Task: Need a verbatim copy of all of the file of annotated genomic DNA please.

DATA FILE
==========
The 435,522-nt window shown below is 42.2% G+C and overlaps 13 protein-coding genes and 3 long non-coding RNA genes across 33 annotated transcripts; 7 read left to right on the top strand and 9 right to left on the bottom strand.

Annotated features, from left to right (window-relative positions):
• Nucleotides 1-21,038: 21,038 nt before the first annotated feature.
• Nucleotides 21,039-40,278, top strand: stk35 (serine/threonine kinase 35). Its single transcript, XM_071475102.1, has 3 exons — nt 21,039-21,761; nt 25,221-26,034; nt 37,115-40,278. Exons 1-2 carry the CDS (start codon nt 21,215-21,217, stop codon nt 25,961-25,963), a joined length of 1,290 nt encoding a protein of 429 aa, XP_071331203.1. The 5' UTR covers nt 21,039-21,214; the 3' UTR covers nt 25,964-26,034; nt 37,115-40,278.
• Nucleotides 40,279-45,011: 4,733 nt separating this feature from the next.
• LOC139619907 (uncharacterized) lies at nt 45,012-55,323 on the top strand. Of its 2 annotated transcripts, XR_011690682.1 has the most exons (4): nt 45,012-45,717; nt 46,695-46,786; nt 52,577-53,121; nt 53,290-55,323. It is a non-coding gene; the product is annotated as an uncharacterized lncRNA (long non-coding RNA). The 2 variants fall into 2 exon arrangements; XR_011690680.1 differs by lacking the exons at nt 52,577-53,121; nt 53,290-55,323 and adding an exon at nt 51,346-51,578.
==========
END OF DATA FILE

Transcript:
The 435,522-nt window shown below is 42.2% G+C and overlaps 13 protein-coding genes and 3 long non-coding RNA genes across 33 annotated transcripts; 7 read left to right on the top strand and 9 right to left on the bottom strand.

Annotated features, from left to right (window-relative positions):
• Nucleotides 1-21,038: 21,038 nt before the first annotated feature.
• Nucleotides 21,039-40,278, top strand: stk35 (serine/threonine kinase 35). Its single transcript, XM_071475102.1, has 3 exons — nt 21,039-21,761; nt 25,221-26,034; nt 37,115-40,278. Exons 1-2 carry the CDS (start codon nt 21,215-21,217, stop codon nt 25,961-25,963), a joined length of 1,290 nt encoding a protein of 429 aa, XP_071331203.1. The 5' UTR covers nt 21,039-21,214; the 3' UTR covers nt 25,964-26,034; nt 37,115-40,278.
• Nucleotides 40,279-45,011: 4,733 nt separating this feature from the next.
• LOC139619907 (uncharacterized) lies at nt 45,012-55,323 on the top strand. Of its 2 annotated transcripts, XR_011690682.1 has the most exons (4): nt 45,012-45,717; nt 46,695-46,786; nt 52,577-53,121; nt 53,290-55,323. It is a non-coding gene; the product is annotated as an uncharacterized lncRNA (long non-coding RNA). The 2 variants fall into 2 exon arrangements; XR_011690680.1 differs by lacking the exons at nt 52,577-53,121; nt 53,290-55,323 and adding an exon at nt 51,346-51,578.